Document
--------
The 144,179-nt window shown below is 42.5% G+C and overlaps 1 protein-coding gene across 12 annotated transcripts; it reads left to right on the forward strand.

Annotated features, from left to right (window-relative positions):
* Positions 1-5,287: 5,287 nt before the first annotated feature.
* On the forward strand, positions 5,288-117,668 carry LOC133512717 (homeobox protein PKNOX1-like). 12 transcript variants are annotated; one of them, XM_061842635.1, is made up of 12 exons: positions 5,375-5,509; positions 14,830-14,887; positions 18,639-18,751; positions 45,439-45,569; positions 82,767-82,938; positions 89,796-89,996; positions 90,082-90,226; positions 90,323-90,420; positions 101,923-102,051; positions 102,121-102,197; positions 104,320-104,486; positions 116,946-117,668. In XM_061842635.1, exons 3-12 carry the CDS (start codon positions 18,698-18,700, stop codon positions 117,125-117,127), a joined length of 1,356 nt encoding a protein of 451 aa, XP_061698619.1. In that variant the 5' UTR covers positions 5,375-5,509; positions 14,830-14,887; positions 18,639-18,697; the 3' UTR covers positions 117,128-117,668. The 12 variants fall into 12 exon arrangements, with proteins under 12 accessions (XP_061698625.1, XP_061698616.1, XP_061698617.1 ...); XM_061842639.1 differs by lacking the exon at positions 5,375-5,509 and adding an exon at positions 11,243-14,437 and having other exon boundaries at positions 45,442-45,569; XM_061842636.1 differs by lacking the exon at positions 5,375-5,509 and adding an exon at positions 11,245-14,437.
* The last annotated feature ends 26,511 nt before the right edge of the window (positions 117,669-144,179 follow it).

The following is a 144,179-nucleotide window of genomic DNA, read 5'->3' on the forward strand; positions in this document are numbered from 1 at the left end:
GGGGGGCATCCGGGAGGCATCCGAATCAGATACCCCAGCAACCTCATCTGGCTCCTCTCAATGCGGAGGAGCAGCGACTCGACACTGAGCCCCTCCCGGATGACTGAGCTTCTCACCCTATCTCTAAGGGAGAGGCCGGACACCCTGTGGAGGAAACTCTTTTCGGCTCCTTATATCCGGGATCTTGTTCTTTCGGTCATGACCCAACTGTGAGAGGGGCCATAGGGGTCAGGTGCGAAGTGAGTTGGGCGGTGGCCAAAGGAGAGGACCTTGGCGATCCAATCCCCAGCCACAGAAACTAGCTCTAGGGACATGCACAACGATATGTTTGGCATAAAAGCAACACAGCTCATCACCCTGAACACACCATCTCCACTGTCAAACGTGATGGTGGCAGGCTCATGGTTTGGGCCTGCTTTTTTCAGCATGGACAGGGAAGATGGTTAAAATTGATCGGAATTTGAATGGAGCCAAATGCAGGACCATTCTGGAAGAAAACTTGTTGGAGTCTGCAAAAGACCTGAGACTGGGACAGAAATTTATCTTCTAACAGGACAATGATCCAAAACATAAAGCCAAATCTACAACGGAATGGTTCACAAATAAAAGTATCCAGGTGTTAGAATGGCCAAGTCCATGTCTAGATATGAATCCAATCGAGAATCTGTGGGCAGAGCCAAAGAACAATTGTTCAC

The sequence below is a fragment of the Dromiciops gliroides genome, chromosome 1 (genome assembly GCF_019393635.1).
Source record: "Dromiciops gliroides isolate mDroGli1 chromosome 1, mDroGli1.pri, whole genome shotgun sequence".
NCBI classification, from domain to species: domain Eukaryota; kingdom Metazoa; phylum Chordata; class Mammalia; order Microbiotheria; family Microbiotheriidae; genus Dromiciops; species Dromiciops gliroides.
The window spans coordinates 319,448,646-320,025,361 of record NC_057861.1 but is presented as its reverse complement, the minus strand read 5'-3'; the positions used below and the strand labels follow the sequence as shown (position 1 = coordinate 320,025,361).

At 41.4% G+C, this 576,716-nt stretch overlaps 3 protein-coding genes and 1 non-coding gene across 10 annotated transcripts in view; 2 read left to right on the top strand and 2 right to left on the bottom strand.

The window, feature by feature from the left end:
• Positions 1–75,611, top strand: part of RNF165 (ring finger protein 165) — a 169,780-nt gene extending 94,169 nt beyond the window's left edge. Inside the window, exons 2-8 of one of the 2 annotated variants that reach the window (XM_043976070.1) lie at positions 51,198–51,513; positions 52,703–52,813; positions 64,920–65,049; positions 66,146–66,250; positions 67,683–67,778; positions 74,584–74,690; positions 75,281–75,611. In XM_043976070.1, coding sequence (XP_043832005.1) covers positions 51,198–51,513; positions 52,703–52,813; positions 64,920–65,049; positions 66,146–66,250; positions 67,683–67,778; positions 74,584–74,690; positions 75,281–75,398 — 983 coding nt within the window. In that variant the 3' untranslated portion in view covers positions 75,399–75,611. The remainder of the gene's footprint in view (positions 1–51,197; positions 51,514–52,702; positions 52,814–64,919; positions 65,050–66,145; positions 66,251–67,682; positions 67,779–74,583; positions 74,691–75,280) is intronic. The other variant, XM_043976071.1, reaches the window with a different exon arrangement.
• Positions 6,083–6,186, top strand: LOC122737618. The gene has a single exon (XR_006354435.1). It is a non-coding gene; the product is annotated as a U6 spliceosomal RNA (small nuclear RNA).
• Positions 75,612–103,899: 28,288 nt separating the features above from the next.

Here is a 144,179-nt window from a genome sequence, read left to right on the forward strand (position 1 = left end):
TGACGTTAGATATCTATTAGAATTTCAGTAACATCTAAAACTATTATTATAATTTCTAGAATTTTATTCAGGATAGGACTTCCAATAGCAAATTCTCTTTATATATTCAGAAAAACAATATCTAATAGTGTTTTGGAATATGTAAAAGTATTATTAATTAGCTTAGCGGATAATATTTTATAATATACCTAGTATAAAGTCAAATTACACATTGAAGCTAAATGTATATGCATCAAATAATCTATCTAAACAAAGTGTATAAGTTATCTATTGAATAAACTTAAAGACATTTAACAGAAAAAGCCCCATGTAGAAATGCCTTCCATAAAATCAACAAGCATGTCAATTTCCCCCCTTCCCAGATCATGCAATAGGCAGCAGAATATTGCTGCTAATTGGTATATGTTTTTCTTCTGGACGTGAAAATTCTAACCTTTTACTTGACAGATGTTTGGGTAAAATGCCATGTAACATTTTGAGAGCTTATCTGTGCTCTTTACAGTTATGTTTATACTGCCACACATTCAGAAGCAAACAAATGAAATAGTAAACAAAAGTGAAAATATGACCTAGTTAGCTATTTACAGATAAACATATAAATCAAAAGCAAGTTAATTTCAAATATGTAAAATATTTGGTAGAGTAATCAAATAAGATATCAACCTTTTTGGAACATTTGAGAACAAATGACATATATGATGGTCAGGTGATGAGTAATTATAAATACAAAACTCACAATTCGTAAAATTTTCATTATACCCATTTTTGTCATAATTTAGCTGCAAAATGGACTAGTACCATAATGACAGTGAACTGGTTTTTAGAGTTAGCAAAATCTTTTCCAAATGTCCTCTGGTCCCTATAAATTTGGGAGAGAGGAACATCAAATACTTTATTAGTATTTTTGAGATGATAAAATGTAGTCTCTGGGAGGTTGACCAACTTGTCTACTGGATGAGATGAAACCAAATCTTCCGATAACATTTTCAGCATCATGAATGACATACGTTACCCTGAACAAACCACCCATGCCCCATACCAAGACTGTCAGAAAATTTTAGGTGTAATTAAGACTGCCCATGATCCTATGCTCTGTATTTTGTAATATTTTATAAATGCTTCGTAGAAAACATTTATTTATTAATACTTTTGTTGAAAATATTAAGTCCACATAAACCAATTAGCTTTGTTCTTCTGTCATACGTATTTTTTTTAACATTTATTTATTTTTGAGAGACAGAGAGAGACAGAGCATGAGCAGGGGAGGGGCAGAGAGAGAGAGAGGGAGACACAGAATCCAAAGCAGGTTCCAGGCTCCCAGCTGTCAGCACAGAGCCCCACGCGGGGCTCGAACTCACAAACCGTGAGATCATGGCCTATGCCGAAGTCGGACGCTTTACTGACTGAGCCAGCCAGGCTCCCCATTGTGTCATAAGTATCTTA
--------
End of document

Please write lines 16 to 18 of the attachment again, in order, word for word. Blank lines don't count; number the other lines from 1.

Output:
• Positions 75,612–103,899: 28,288 nt separating the features above from the next.

Here is a 144,179-nt window from a genome sequence, read left to right on the forward strand (position 1 = left end):
TGACGTTAGATATCTATTAGAATTTCAGTAACATCTAAAACTATTATTATAATTTCTAGAATTTTATTCAGGATAGGACTTCCAATAGCAAATTCTCTTTATATATTCAGAAAAACAATATCTAATAGTGTTTTGGAATATGTAAAAGTATTATTAATTAGCTTAGCGGATAATATTTTATAATATACCTAGTATAAAGTCAAATTACACATTGAAGCTAAATGTATATGCATCAAATAATCTATCTAAACAAAGTGTATAAGTTATCTATTGAATAAACTTAAAGACATTTAACAGAAAAAGCCCCATGTAGAAATGCCTTCCATAAAATCAACAAGCATGTCAATTTCCCCCCTTCCCAGATCATGCAATAGGCAGCAGAATATTGCTGCTAATTGGTATATGTTTTTCTTCTGGACGTGAAAATTCTAACCTTTTACTTGACAGATGTTTGGGTAAAATGCCATGTAACATTTTGAGAGCTTATCTGTGCTCTTTACAGTTATGTTTATACTGCCACACATTCAGAAGCAAACAAATGAAATAGTAAACAAAAGTGAAAATATGACCTAGTTAGCTATTTACAGATAAACATATAAATCAAAAGCAAGTTAATTTCAAATATGTAAAATATTTGGTAGAGTAATCAAATAAGATATCAACCTTTTTGGAACATTTGAGAACAAATGACATATATGATGGTCAGGTGATGAGTAATTATAAATACAAAACTCACAATTCGTAAAATTTTCATTATACCCATTTTTGTCATAATTTAGCTGCAAAATGGACTAGTACCATAATGACAGTGAACTGGTTTTTAGAGTTAGCAAAATCTTTTCCAAATGTCCTCTGGTCCCTATAAATTTGGGAGAGAGGAACATCAAATACTTTATTAGTATTTTTGAGATGATAAAATGTAGTCTCTGGGAGGTTGACCAACTTGTCTACTGGATGAGATGAAACCAAATCTTCCGATAACATTTTCAGCATCATGAATGACATACGTTACCCTGAACAAACCACCCATGCCCCATACCAAGACTGTCAGAAAATTTTAGGTGTAATTAAGACTGCCCATGATCCTATGCTCTGTATTTTGTAATATTTTATAAATGCTTCGTAGAAAACATTTATTTATTAATACTTTTGTTGAAAATATTAAGTCCACATAAACCAATTAGCTTTGTTCTTCTGTCATACGTATTTTTTTTAACATTTATTTATTTTTGAGAGACAGAGAGAGACAGAGCATGAGCAGGGGAGGGGCAGAGAGAGAGAGAGGGAGACACAGAATCCAAAGCAGGTTCCAGGCTCCCAGCTGTCAGCACAGAGCCCCACGCGGGGCTCGAACTCACAAACCGTGAGATCATGGCCTATGCCGAAGTCGGACGCTTTACTGACTGAGCCAGCCAGGCTCCCCATTGTGTCATAAGTATCTTA